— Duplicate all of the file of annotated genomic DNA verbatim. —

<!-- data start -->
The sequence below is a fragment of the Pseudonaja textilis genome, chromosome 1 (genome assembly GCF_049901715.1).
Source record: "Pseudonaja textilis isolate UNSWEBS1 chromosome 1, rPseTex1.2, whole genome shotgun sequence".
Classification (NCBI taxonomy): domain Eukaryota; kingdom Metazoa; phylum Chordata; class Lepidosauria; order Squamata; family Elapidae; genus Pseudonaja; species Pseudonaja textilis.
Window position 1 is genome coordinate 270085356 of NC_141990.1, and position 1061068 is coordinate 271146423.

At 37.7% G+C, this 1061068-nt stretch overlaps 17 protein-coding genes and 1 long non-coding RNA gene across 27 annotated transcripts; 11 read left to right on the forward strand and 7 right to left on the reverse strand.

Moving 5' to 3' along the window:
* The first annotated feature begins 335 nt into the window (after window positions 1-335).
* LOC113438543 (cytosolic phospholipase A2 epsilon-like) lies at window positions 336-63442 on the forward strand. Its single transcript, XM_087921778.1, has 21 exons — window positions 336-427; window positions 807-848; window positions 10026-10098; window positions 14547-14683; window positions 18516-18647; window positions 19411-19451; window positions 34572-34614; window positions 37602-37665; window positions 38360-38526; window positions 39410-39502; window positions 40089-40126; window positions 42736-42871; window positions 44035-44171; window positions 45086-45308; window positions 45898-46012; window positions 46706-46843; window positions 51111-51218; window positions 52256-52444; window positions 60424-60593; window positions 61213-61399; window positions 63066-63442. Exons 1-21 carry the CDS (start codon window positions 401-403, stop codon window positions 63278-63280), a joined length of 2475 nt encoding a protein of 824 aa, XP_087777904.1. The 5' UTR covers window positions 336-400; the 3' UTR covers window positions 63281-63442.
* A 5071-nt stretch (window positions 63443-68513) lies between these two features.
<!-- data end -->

The sequence below is a fragment of the Pseudonaja textilis genome, chromosome 1 (genome assembly GCF_049901715.1).
Source record: "Pseudonaja textilis isolate UNSWEBS1 chromosome 1, rPseTex1.2, whole genome shotgun sequence".
Classification (NCBI taxonomy): domain Eukaryota; kingdom Metazoa; phylum Chordata; class Lepidosauria; order Squamata; family Elapidae; genus Pseudonaja; species Pseudonaja textilis.
Window position 1 is genome coordinate 270085356 of NC_141990.1, and position 1061068 is coordinate 271146423.

At 37.7% G+C, this 1061068-nt stretch overlaps 17 protein-coding genes and 1 long non-coding RNA gene across 27 annotated transcripts; 11 read left to right on the forward strand and 7 right to left on the reverse strand.

Moving 5' to 3' along the window:
* The first annotated feature begins 335 nt into the window (after window positions 1-335).
* LOC113438543 (cytosolic phospholipase A2 epsilon-like) lies at window positions 336-63442 on the forward strand. Its single transcript, XM_087921778.1, has 21 exons — window positions 336-427; window positions 807-848; window positions 10026-10098; window positions 14547-14683; window positions 18516-18647; window positions 19411-19451; window positions 34572-34614; window positions 37602-37665; window positions 38360-38526; window positions 39410-39502; window positions 40089-40126; window positions 42736-42871; window positions 44035-44171; window positions 45086-45308; window positions 45898-46012; window positions 46706-46843; window positions 51111-51218; window positions 52256-52444; window positions 60424-60593; window positions 61213-61399; window positions 63066-63442. Exons 1-21 carry the CDS (start codon window positions 401-403, stop codon window positions 63278-63280), a joined length of 2475 nt encoding a protein of 824 aa, XP_087777904.1. The 5' UTR covers window positions 336-400; the 3' UTR covers window positions 63281-63442.
* A 5071-nt stretch (window positions 63443-68513) lies between these two features.